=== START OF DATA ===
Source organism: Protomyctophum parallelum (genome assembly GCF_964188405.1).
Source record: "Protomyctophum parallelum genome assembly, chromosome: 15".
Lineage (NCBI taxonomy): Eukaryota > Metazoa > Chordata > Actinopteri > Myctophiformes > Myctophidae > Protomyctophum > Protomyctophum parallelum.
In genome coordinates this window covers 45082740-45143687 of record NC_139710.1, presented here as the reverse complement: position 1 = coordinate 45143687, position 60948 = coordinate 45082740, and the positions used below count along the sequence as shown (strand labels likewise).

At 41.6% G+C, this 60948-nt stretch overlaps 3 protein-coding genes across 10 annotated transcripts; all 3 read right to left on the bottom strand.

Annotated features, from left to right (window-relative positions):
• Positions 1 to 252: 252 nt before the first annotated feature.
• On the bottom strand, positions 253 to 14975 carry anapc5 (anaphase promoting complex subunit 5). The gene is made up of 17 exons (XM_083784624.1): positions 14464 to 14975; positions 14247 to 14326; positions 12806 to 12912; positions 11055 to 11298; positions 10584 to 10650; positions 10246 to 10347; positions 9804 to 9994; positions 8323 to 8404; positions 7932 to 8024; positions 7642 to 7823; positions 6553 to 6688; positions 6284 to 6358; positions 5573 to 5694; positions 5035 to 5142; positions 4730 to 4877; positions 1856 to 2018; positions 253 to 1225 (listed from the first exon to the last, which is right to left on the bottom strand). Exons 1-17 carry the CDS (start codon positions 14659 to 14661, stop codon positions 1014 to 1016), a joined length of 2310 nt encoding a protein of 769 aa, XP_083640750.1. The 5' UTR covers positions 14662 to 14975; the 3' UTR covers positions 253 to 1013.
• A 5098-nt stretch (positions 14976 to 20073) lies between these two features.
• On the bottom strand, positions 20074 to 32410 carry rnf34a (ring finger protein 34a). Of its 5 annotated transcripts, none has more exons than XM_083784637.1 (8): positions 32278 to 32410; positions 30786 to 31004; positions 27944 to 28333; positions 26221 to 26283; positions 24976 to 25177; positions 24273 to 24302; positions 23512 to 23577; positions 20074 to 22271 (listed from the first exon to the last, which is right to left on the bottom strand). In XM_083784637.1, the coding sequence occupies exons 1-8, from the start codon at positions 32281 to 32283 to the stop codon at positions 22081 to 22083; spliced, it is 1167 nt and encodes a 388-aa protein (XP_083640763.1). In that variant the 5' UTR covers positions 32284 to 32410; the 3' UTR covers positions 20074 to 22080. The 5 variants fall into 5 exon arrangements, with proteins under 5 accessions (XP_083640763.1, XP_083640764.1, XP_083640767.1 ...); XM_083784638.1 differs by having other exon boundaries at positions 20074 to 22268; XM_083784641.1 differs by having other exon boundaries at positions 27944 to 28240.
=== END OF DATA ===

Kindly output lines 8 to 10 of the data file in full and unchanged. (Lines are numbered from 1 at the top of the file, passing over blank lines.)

• On the bottom strand, positions 253 to 14975 carry anapc5 (anaphase promoting complex subunit 5). The gene is made up of 17 exons (XM_083784624.1): positions 14464 to 14975; positions 14247 to 14326; positions 12806 to 12912; positions 11055 to 11298; positions 10584 to 10650; positions 10246 to 10347; positions 9804 to 9994; positions 8323 to 8404; positions 7932 to 8024; positions 7642 to 7823; positions 6553 to 6688; positions 6284 to 6358; positions 5573 to 5694; positions 5035 to 5142; positions 4730 to 4877; positions 1856 to 2018; positions 253 to 1225 (listed from the first exon to the last, which is right to left on the bottom strand). Exons 1-17 carry the CDS (start codon positions 14659 to 14661, stop codon positions 1014 to 1016), a joined length of 2310 nt encoding a protein of 769 aa, XP_083640750.1. The 5' UTR covers positions 14662 to 14975; the 3' UTR covers positions 253 to 1013.
• A 5098-nt stretch (positions 14976 to 20073) lies between these two features.
• On the bottom strand, positions 20074 to 32410 carry rnf34a (ring finger protein 34a). Of its 5 annotated transcripts, none has more exons than XM_083784637.1 (8): positions 32278 to 32410; positions 30786 to 31004; positions 27944 to 28333; positions 26221 to 26283; positions 24976 to 25177; positions 24273 to 24302; positions 23512 to 23577; positions 20074 to 22271 (listed from the first exon to the last, which is right to left on the bottom strand). In XM_083784637.1, the coding sequence occupies exons 1-8, from the start codon at positions 32281 to 32283 to the stop codon at positions 22081 to 22083; spliced, it is 1167 nt and encodes a 388-aa protein (XP_083640763.1). In that variant the 5' UTR covers positions 32284 to 32410; the 3' UTR covers positions 20074 to 22080. The 5 variants fall into 5 exon arrangements, with proteins under 5 accessions (XP_083640763.1, XP_083640764.1, XP_083640767.1 ...); XM_083784638.1 differs by having other exon boundaries at positions 20074 to 22268; XM_083784641.1 differs by having other exon boundaries at positions 27944 to 28240.